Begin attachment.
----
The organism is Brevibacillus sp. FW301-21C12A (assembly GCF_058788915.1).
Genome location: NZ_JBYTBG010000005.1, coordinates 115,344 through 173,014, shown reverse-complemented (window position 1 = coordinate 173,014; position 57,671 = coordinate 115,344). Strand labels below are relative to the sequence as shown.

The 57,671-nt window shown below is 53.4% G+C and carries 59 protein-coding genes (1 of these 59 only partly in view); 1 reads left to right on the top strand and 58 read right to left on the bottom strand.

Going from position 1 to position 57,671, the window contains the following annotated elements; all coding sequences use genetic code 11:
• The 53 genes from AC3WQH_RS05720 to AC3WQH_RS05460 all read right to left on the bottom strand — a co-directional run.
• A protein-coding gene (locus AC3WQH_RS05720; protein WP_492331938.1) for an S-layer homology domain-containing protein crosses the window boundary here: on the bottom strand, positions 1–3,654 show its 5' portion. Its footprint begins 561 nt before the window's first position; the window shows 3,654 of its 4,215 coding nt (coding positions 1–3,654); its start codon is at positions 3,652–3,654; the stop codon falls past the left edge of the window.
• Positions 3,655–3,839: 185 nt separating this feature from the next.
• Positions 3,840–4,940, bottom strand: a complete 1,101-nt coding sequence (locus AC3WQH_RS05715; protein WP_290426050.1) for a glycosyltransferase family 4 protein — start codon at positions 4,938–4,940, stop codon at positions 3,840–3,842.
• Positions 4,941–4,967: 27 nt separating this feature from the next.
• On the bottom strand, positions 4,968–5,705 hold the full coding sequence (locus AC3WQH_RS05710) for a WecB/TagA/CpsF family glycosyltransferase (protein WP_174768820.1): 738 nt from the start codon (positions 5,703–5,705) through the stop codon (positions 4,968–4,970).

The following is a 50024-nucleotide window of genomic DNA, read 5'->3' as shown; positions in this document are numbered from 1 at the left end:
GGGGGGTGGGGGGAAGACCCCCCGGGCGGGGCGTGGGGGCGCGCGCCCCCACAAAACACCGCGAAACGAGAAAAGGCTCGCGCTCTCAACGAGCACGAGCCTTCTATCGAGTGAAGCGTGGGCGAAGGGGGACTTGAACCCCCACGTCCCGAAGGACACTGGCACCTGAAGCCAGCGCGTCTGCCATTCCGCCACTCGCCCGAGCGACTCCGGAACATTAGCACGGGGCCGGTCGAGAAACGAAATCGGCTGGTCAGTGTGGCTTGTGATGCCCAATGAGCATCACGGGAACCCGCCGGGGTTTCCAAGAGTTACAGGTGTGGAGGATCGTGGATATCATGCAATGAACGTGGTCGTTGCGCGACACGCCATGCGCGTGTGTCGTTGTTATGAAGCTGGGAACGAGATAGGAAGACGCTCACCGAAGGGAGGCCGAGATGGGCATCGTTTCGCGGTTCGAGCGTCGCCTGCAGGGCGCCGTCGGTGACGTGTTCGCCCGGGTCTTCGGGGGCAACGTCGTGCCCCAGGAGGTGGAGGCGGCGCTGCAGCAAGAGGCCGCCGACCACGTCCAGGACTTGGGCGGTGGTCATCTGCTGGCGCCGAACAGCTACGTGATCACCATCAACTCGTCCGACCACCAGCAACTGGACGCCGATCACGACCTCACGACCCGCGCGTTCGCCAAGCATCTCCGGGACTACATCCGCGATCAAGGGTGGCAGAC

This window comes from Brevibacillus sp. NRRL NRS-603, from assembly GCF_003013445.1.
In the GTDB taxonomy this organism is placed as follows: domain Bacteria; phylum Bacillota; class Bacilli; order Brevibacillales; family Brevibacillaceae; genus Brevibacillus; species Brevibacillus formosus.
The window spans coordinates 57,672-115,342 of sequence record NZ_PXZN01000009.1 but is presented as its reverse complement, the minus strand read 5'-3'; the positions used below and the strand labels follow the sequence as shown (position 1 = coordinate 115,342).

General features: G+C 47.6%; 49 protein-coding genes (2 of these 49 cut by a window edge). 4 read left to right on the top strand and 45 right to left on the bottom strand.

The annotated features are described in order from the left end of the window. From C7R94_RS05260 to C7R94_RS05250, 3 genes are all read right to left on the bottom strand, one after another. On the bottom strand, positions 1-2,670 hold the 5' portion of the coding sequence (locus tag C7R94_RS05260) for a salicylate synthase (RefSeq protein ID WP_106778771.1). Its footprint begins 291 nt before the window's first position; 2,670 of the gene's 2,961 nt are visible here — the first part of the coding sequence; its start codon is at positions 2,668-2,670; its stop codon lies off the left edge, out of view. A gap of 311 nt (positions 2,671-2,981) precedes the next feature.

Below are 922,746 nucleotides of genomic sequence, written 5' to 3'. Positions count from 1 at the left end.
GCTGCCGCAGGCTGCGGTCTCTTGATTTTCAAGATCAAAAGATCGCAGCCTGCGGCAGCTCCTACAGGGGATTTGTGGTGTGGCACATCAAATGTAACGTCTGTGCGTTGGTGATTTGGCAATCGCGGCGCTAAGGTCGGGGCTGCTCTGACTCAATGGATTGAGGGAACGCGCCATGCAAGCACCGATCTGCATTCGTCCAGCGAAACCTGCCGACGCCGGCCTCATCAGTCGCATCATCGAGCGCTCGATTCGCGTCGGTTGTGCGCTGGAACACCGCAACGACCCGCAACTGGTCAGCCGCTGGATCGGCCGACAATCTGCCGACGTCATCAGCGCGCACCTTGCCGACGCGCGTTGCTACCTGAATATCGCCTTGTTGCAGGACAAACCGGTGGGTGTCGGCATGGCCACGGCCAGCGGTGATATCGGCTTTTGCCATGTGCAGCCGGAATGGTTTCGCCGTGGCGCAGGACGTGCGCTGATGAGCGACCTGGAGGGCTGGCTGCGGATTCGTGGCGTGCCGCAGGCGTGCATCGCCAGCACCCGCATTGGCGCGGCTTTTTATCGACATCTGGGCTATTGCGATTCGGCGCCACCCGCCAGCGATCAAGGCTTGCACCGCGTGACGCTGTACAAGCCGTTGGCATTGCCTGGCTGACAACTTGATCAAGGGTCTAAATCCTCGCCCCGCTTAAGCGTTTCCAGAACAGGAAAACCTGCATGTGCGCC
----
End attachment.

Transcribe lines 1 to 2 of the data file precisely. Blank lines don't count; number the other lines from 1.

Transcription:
The organism is Brevibacillus sp. FW301-21C12A (assembly GCF_058788915.1).
Genome location: NZ_JBYTBG010000005.1, coordinates 115,344 through 173,014, shown reverse-complemented (window position 1 = coordinate 173,014; position 57,671 = coordinate 115,344). Strand labels below are relative to the sequence as shown.